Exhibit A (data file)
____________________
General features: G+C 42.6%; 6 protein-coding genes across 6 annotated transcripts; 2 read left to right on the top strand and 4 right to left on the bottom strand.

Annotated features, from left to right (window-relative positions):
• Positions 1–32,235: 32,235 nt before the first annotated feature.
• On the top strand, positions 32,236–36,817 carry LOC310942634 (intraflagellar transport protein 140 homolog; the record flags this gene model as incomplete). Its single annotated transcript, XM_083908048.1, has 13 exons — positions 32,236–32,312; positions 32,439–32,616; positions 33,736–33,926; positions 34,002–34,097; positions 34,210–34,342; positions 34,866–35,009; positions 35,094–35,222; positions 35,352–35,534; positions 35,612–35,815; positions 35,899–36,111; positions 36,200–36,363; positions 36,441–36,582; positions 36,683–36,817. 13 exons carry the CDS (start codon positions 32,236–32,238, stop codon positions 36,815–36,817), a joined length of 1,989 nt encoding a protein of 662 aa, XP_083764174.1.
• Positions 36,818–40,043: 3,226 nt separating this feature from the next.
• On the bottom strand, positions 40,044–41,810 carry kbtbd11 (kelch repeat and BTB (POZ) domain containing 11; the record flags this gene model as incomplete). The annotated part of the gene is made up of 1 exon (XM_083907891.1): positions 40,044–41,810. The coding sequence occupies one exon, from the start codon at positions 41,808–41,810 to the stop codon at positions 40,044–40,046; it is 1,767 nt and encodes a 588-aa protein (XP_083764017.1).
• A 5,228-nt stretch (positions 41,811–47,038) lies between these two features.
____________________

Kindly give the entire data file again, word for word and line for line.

General features: G+C 42.6%; 6 protein-coding genes across 6 annotated transcripts; 2 read left to right on the top strand and 4 right to left on the bottom strand.

Annotated features, from left to right (window-relative positions):
• Positions 1–32,235: 32,235 nt before the first annotated feature.
• On the top strand, positions 32,236–36,817 carry LOC310942634 (intraflagellar transport protein 140 homolog; the record flags this gene model as incomplete). Its single annotated transcript, XM_083908048.1, has 13 exons — positions 32,236–32,312; positions 32,439–32,616; positions 33,736–33,926; positions 34,002–34,097; positions 34,210–34,342; positions 34,866–35,009; positions 35,094–35,222; positions 35,352–35,534; positions 35,612–35,815; positions 35,899–36,111; positions 36,200–36,363; positions 36,441–36,582; positions 36,683–36,817. 13 exons carry the CDS (start codon positions 32,236–32,238, stop codon positions 36,815–36,817), a joined length of 1,989 nt encoding a protein of 662 aa, XP_083764174.1.
• Positions 36,818–40,043: 3,226 nt separating this feature from the next.
• On the bottom strand, positions 40,044–41,810 carry kbtbd11 (kelch repeat and BTB (POZ) domain containing 11; the record flags this gene model as incomplete). The annotated part of the gene is made up of 1 exon (XM_083907891.1): positions 40,044–41,810. The coding sequence occupies one exon, from the start codon at positions 41,808–41,810 to the stop codon at positions 40,044–40,046; it is 1,767 nt and encodes a 588-aa protein (XP_083764017.1).
• A 5,228-nt stretch (positions 41,811–47,038) lies between these two features.